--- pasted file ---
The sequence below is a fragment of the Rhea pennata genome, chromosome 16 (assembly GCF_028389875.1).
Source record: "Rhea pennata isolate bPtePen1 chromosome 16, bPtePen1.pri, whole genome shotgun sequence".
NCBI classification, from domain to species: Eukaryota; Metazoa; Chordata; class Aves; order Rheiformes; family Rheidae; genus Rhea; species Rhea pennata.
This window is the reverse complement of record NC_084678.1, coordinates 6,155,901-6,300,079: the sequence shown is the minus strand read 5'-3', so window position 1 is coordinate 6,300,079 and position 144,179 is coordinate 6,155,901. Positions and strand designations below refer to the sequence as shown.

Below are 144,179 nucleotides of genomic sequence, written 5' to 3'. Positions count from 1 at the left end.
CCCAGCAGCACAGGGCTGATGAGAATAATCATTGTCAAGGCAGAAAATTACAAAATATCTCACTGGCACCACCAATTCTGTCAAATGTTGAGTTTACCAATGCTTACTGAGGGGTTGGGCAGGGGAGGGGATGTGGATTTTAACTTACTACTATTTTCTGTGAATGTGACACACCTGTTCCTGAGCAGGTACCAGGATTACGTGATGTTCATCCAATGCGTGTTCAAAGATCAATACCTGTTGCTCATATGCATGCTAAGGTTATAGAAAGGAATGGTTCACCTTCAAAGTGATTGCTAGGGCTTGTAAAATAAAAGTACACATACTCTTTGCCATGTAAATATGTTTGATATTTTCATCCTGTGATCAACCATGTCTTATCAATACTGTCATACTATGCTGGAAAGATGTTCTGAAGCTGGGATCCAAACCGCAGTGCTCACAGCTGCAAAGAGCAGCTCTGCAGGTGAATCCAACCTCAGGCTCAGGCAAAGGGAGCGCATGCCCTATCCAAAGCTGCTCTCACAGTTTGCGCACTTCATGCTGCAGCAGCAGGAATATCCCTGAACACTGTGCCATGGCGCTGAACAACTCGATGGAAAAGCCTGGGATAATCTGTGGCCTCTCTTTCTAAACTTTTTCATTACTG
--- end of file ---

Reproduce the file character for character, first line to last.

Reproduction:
The sequence below is a fragment of the Rhea pennata genome, chromosome 16 (assembly GCF_028389875.1).
Source record: "Rhea pennata isolate bPtePen1 chromosome 16, bPtePen1.pri, whole genome shotgun sequence".
NCBI classification, from domain to species: Eukaryota; Metazoa; Chordata; class Aves; order Rheiformes; family Rheidae; genus Rhea; species Rhea pennata.
This window is the reverse complement of record NC_084678.1, coordinates 6,155,901-6,300,079: the sequence shown is the minus strand read 5'-3', so window position 1 is coordinate 6,300,079 and position 144,179 is coordinate 6,155,901. Positions and strand designations below refer to the sequence as shown.

Below are 144,179 nucleotides of genomic sequence, written 5' to 3'. Positions count from 1 at the left end.
CCCAGCAGCACAGGGCTGATGAGAATAATCATTGTCAAGGCAGAAAATTACAAAATATCTCACTGGCACCACCAATTCTGTCAAATGTTGAGTTTACCAATGCTTACTGAGGGGTTGGGCAGGGGAGGGGATGTGGATTTTAACTTACTACTATTTTCTGTGAATGTGACACACCTGTTCCTGAGCAGGTACCAGGATTACGTGATGTTCATCCAATGCGTGTTCAAAGATCAATACCTGTTGCTCATATGCATGCTAAGGTTATAGAAAGGAATGGTTCACCTTCAAAGTGATTGCTAGGGCTTGTAAAATAAAAGTACACATACTCTTTGCCATGTAAATATGTTTGATATTTTCATCCTGTGATCAACCATGTCTTATCAATACTGTCATACTATGCTGGAAAGATGTTCTGAAGCTGGGATCCAAACCGCAGTGCTCACAGCTGCAAAGAGCAGCTCTGCAGGTGAATCCAACCTCAGGCTCAGGCAAAGGGAGCGCATGCCCTATCCAAAGCTGCTCTCACAGTTTGCGCACTTCATGCTGCAGCAGCAGGAATATCCCTGAACACTGTGCCATGGCGCTGAACAACTCGATGGAAAAGCCTGGGATAATCTGTGGCCTCTCTTTCTAAACTTTTTCATTACTG